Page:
Sometimes, when the weather is pleasant, when I have a lighter workload than usual, or when I just need a moment to meditate, I take a stroll around campus. I walk through Cross Campus, my favorite area at Yale, savoring the tranquility of the open green spaces, the homey grandeur of the two architecturally contrasting structures that are Beinecke and Sterling, and the energy from the perpetual stream of students through the area. I take long deep breaths of the crispy New England air, trying to capture the essence of my new home.
And I feel free.
It is a freedom from the many constraints that have dominated my life. For once I can walk with my shoulders unburdened by household responsibilities. For once I can spend my weekends reading, doing homework (as lame as it sounds), or hanging out with friends instead of working two jobs. For once I can easily get to where I need to go without asking around for rides or coming up with creative ways to my destination.
It is also a freedom to do and explore. The freedom allows me to join different organizations and groups, pursue personal interests, attend campus events and shows, and go on spontaneous outings. Last semester, I was able to try my hands at an activity that had fascinated me for years – dance. I had wanted to dance since middle school, but I had neither the time nor the funds to take dance lessons. Dance was definitely on my list of things to try in college. Yet I was nervous since I had zero previous experience. Luckily for me, at Yale, there is a non-auditions dance group called Danceworks that welcomed everyone of all levels. I joined Danceworks and I have had an absolute blast. It is both a satisfying and grateful feeling to be able to do what you’ve dreamed of doing but never had the means to in the past.
The main reason why I thoroughly appreciate this newfound freedom is that I have been independent for most of my life, but family circumstances and financial constraints didn’t allow me the freedom to do what I enjoy. The paradox of being forced to be independent and mature, yet not given any freedom, has been difficult to grapple with, up until this year. Here at college, I am able to fully exercise my independence and fulfill my desire to take charge of my daily life.
But my situation is not unique. I think my sentiment can resonate with most QuestBridge students. College is a time for exploration, and the newfound freedom is valued by all freshmen. However, this is even more true for Questies. We never had as many opportunities growing up because we had to take care of household chores, we had no reliable transportation, or we simply couldn’t afford to pursue the activities we liked. Financial obstacles made it necessary for us to focus on things more relevant to the immediate well-being of our families such as bringing food to the table. Given our personal circumstances, college seems to us like a wonderland, an aside from a harsher reality, a chance to let go. It opens up a whole world of opportunities and adventures that we never imagined we could have access to.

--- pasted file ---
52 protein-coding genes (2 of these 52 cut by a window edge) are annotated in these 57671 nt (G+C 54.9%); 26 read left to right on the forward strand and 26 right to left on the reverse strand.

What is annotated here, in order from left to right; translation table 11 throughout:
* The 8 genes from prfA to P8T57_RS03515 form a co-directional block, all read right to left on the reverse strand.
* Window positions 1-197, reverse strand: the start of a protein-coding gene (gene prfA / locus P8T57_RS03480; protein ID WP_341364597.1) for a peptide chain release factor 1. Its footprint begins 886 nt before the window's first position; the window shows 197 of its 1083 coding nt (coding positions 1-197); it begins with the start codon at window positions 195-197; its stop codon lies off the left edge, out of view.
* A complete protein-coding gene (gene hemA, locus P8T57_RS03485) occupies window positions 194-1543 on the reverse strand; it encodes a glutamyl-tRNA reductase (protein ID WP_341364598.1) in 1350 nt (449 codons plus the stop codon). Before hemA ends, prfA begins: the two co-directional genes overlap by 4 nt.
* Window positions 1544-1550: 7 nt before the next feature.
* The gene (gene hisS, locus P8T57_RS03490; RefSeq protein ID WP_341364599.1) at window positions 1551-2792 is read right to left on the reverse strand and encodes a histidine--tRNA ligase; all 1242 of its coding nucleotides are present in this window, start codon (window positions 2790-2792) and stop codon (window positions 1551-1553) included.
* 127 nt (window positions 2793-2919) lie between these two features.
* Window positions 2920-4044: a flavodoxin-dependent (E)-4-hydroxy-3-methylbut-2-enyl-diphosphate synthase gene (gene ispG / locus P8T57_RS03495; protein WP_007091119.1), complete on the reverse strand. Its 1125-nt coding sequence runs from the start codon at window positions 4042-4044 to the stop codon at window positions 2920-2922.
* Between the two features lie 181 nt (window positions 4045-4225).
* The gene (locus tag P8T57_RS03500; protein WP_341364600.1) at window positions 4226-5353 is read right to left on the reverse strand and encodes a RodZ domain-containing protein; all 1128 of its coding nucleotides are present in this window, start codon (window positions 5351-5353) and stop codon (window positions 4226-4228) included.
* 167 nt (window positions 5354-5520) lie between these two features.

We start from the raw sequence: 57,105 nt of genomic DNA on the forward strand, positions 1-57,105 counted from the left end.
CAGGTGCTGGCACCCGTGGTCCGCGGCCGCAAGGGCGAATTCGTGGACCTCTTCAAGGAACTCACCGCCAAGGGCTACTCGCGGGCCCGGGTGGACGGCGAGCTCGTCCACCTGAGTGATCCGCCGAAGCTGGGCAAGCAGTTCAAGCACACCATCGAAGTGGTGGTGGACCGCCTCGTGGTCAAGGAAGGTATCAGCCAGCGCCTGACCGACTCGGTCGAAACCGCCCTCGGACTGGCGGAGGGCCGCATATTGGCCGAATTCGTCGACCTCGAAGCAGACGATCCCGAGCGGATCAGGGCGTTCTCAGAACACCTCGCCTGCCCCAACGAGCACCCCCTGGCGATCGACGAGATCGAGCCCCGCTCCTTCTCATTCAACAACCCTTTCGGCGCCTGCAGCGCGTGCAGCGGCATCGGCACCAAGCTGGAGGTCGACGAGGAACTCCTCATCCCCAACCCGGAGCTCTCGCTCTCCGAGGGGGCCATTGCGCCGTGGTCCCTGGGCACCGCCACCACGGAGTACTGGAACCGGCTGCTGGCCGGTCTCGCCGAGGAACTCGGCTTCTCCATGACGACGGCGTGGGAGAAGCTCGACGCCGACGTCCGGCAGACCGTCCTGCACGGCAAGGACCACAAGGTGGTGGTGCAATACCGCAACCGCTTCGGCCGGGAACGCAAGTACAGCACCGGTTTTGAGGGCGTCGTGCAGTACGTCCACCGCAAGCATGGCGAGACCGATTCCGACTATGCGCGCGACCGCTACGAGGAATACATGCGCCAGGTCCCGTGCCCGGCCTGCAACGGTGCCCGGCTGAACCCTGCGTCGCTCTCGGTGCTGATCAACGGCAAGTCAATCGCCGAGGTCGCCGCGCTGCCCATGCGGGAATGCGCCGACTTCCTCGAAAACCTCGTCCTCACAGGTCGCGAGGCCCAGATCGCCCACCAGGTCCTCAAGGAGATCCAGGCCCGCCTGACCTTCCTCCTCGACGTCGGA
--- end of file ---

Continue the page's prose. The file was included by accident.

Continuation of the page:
Although this freedom is exhilarating, it can also be overwhelming. We may feel so liberated that we become disconcerted. Most of us have never been exposed to so many options, so we may not know what to do with them. What classes should we take from this enormous catalog? Can we squeeze this event/talk/info session/ into our schedule somehow? Why can’t we do everything that is posted on the bulletin board? They all sound so new and exciting! People talk about internships and research programs and study abroad options, but how do we start?
These questions constantly swarm our heads and may cause us to panic because we feel like we are at a disadvantage. Our backgrounds didn’t give us a chance to receive proper guidance on how to use these resources. We may feel intimidated by our peers, who seem more prepared, more economically and socially adept at handling these resources than we are. We may feel let down when we know that we can’t turn to our family for advice on this problem because for some of us, our parents never went to college or do not speak English. On the other hand, a feeling of guilt may seize us because we feel as if we are running away from our past, leaving our family behind, and selfishly basking in the glory and freedom of college while our loved ones seem to be stuck in a different world.
For times like that, I remind myself to stop and think of my priorities and goals. I am here to learn and grow, not to be carried away by social pressures or meaningless pursuits. I stop to recognize that yes, the guilt I feel is real, but while I am moving forward, I’m also carrying my family with me. They are my unseen support system and will be with me every step of the way. I stop to think of how much things have changed for me. In a way my life has become more exciting, adventurous, and even comfortable. But I still can’t lose sight of the obstacles that await me on my college path. I stop to reflect on what I’ve been able to accomplished and plan out what I need to do to prepare against future challenges. My first semester of Yale is over, yet I feel like all I have managed to get done is schoolwork (being helplessly overwhelmed in the process) and some minor extracurricular stuff on the side. Time management has not been a strong point of mine, but I am determined to work on it next semester. I am still figuring out how to maintain a balanced schedule all the while exploring what the campus has to offer. There are so many other things I want to do – research, study abroad, volunteer. So I stop to breathe and assure myself that I still have time for all those endeavors.
But, most of the time, I stop in the midst of my customary stroll to remind myself of how fortunate I am to be at a university like Yale that grants me the freedom to let go and explore who I am.
— by Guest Blogger Emma Dinh, Quest Scholar, Yale ’18